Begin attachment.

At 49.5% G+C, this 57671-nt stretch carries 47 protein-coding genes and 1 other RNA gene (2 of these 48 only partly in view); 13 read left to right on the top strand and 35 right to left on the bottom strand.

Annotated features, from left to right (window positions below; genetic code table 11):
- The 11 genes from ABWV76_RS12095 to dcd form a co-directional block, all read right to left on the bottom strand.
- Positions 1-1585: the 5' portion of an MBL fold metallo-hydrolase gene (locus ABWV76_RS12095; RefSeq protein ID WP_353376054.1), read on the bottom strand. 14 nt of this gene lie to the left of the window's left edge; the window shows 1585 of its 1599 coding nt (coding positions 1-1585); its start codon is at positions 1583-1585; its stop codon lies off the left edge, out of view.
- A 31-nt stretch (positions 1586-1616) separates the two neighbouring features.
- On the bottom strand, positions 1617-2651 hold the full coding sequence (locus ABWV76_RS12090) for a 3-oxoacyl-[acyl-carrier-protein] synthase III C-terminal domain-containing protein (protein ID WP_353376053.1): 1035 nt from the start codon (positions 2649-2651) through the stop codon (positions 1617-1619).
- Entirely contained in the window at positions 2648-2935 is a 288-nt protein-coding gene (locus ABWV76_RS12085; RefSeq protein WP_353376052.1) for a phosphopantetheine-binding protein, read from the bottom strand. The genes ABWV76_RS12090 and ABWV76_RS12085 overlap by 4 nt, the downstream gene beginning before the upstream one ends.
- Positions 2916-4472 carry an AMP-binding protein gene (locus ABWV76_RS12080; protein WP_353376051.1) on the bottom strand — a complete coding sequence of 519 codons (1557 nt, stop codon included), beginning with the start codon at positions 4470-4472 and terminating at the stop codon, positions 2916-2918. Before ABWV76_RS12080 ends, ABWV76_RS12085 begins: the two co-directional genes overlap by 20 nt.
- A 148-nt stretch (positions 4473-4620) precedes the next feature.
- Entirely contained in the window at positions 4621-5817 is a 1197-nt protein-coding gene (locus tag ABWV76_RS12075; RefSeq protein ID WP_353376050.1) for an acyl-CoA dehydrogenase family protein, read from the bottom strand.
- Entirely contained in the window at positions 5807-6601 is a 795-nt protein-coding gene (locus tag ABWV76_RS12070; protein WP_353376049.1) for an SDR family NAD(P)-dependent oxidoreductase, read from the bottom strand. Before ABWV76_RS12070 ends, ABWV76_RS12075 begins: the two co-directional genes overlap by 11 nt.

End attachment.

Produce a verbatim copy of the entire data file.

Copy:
At 49.5% G+C, this 57671-nt stretch carries 47 protein-coding genes and 1 other RNA gene (2 of these 48 only partly in view); 13 read left to right on the top strand and 35 right to left on the bottom strand.

Annotated features, from left to right (window positions below; genetic code table 11):
- The 11 genes from ABWV76_RS12095 to dcd form a co-directional block, all read right to left on the bottom strand.
- Positions 1-1585: the 5' portion of an MBL fold metallo-hydrolase gene (locus ABWV76_RS12095; RefSeq protein ID WP_353376054.1), read on the bottom strand. 14 nt of this gene lie to the left of the window's left edge; the window shows 1585 of its 1599 coding nt (coding positions 1-1585); its start codon is at positions 1583-1585; its stop codon lies off the left edge, out of view.
- A 31-nt stretch (positions 1586-1616) separates the two neighbouring features.
- On the bottom strand, positions 1617-2651 hold the full coding sequence (locus ABWV76_RS12090) for a 3-oxoacyl-[acyl-carrier-protein] synthase III C-terminal domain-containing protein (protein ID WP_353376053.1): 1035 nt from the start codon (positions 2649-2651) through the stop codon (positions 1617-1619).
- Entirely contained in the window at positions 2648-2935 is a 288-nt protein-coding gene (locus ABWV76_RS12085; RefSeq protein WP_353376052.1) for a phosphopantetheine-binding protein, read from the bottom strand. The genes ABWV76_RS12090 and ABWV76_RS12085 overlap by 4 nt, the downstream gene beginning before the upstream one ends.
- Positions 2916-4472 carry an AMP-binding protein gene (locus ABWV76_RS12080; protein WP_353376051.1) on the bottom strand — a complete coding sequence of 519 codons (1557 nt, stop codon included), beginning with the start codon at positions 4470-4472 and terminating at the stop codon, positions 2916-2918. Before ABWV76_RS12080 ends, ABWV76_RS12085 begins: the two co-directional genes overlap by 20 nt.
- A 148-nt stretch (positions 4473-4620) precedes the next feature.
- Entirely contained in the window at positions 4621-5817 is a 1197-nt protein-coding gene (locus tag ABWV76_RS12075; RefSeq protein ID WP_353376050.1) for an acyl-CoA dehydrogenase family protein, read from the bottom strand.
- Entirely contained in the window at positions 5807-6601 is a 795-nt protein-coding gene (locus tag ABWV76_RS12070; protein WP_353376049.1) for an SDR family NAD(P)-dependent oxidoreductase, read from the bottom strand. Before ABWV76_RS12070 ends, ABWV76_RS12075 begins: the two co-directional genes overlap by 11 nt.